Trying to summarize a technology space as varied as that covered in two days at the Search Engines Meeting in Boston, April 26-27, is a challenge and opportunity. Avoiding the challenge of trying to represent the full spectrum, I’ll stick with the opportunity. Telling you that search is everywhere, in every technology we use and has a multitude of cousins and affiliated companion technologies is important.

The Gilbane Group focuses on content technologies. In its early history this included Web content management, document management, and CMS systems for publishers and enterprises. We now track related technologies expanding to areas including standards like DITA and XML, adoption of social tools, plus rapid growth in the drive to localize and globalize content; Gilbane has kept up with these trends.

My area, search and more specifically “enterprise search” or search “behind the firewall,” was added just over three years ago. It seemed logical to give attention to the principal reason for creating, managing and manipulating content, namely finding it. When I pay attention to search engines, I am also thinking about adjoining content technologies. My recent interest is helping readers learn about how technology on both the search side and content management/manipulation side need better context; that means relating the two.

If one theme ran consistently through all the talks at Enterprise Search Meeting, it was the need to define search in relationship to so many other content technologies. The speakers, for the most part, did a fine job of making these connections.

Here are just some snippets:

Bipin Patel CIO of ProQuest, shared the technology challenges of maintaining a 24/7 service while driving improvements to the search usability interface. The goal is to deliver command line search precision to users who do not have the expertise to (or patience) to construct elaborate queries. Balancing the tension between expert searchers (usually librarians) with everyone else who seeks content underscores the importance of human factors. My take-away: underlying algorithms and architecture are worth little if usability is neglected.

Martin Baumgartel spoke on the Theseus project for the semantic search marketplace, a European collaborative initiative. An interesting point for me is their use of SMILA (SeMantic Information Logistics Architecture) from Eclipse. By following some links on the Eclipse site I found this interesting presentation from the International Theseus Convention in 2009. The application of this framework model underscores the interdependency of many semantically related technologies to improve search.

Tamas Doszkocs of the National Library of Medicine told a well-annotated story of the decades of search and content enhancement technologies that are evolving to contribute to semantically richer search experiences. His metaphors in the evolutionary process were fun and spot-on at a very practical level: Libraries as knowledge bases > Librarians as search engines > the Web as the knowledge base > Search engines as librarians > moving toward understanding, content, context, and people to bring us semantic search. A similar presentation is posted on the Web.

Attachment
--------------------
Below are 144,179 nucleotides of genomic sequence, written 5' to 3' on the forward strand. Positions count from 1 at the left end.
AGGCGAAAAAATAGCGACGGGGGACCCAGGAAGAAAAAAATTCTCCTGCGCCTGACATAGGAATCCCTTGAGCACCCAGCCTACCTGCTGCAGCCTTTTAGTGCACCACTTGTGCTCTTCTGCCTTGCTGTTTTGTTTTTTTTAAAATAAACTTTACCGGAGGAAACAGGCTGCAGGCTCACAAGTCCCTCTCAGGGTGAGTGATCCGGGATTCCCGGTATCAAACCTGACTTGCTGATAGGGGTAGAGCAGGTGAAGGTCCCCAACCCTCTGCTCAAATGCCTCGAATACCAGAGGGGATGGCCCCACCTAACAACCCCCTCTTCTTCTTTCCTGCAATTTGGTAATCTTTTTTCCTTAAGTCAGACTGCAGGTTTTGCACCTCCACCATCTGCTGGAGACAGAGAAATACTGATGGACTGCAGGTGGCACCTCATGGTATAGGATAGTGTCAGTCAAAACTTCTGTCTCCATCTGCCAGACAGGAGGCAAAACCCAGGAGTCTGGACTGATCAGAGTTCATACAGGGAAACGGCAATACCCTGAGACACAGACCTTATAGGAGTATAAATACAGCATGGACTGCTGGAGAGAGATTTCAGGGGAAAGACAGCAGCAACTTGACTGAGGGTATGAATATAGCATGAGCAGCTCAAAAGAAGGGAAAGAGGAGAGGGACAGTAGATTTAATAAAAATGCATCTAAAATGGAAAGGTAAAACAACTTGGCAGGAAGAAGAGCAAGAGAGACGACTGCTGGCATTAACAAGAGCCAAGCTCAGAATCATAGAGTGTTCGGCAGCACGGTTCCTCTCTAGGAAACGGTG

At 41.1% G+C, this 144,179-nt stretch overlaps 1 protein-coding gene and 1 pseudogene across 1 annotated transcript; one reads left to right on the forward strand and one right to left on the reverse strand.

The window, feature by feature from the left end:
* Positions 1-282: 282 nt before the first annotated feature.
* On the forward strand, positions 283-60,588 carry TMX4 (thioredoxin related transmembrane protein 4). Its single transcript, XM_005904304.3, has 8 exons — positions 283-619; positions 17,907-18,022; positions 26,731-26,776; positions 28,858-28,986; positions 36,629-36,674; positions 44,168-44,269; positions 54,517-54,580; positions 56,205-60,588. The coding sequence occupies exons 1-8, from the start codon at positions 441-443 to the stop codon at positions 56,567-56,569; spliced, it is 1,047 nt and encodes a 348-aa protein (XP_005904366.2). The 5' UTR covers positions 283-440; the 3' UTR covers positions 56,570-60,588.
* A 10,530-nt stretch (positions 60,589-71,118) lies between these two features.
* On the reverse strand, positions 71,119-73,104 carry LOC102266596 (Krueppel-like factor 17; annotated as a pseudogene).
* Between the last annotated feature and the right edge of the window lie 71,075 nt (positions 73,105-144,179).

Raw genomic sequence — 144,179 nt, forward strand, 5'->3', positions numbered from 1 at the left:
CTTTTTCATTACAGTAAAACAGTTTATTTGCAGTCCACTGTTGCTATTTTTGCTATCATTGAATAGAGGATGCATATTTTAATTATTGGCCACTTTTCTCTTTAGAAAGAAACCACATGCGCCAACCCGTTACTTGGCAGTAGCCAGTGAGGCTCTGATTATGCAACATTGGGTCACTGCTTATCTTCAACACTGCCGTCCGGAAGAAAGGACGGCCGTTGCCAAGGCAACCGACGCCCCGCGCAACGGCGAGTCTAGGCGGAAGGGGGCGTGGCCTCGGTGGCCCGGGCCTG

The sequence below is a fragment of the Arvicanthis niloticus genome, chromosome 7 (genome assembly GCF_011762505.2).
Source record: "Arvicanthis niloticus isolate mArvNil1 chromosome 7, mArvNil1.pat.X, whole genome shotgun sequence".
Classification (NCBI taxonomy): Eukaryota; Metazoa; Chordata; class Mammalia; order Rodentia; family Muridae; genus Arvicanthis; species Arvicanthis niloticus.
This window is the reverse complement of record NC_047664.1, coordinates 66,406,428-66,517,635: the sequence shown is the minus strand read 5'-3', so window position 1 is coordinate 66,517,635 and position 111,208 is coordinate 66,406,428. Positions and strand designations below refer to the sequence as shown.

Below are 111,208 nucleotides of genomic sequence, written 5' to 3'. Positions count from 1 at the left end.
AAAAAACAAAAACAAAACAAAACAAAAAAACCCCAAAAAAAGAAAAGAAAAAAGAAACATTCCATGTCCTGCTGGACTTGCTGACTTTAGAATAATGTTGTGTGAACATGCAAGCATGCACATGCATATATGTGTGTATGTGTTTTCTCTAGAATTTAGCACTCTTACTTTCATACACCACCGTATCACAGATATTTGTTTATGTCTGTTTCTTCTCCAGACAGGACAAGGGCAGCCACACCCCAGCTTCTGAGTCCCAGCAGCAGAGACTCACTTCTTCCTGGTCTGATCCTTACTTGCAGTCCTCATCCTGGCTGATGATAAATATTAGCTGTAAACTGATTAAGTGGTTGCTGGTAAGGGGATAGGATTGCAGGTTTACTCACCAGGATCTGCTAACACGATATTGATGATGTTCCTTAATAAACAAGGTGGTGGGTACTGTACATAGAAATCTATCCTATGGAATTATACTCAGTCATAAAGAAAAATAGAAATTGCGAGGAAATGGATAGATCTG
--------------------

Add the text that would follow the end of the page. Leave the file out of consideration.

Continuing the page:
David Evans noted that there is currently no rigorous evaluation methodology yet for mobile search but is it very different than what we do with desktop search. One slide that I found most interesting was the Human Language Technologies (HLT) that contribute to a richer mobile search experience, essentially numerous semantic tools. Again, this underscores that the challenges of integrating sophisticated hardware, networking and search engine architectures for mobile search are just a piece of the solution. Adoption will depend on tools that enhance content findability and usability.

Jeff Fried of Microsoft/Fast talked about “social search” and put forth this important theme: that people like to connect to content through other people. He made me recognize how social tools are teaching us that the richness of this experience is a self-reinforcing mechanism toward “the best way to search.” It has lessons for enterprises as they struggle to adopt social tools in mindful ways in tandem with improving search experiences.

Shekhar Pradhan of Docunexus shared this relevant thought about a failure of interface architecture and that is (to paraphrase): the ubiquitous search box fails because it does not demand context or mechanisms for resolving ambiguity. Obviously, this breaks down adoption for enterprise search when it is the only option offered.

Many more talks from this meeting will get rolled up in future reports and blogs.

I want to learn your experiences and observations about semantic search and semantic technologies, as well. Please note that we have posted a brief survey for a short time at: Semantic Technology Survey. If you have any involvement with semantic technologies, please take it.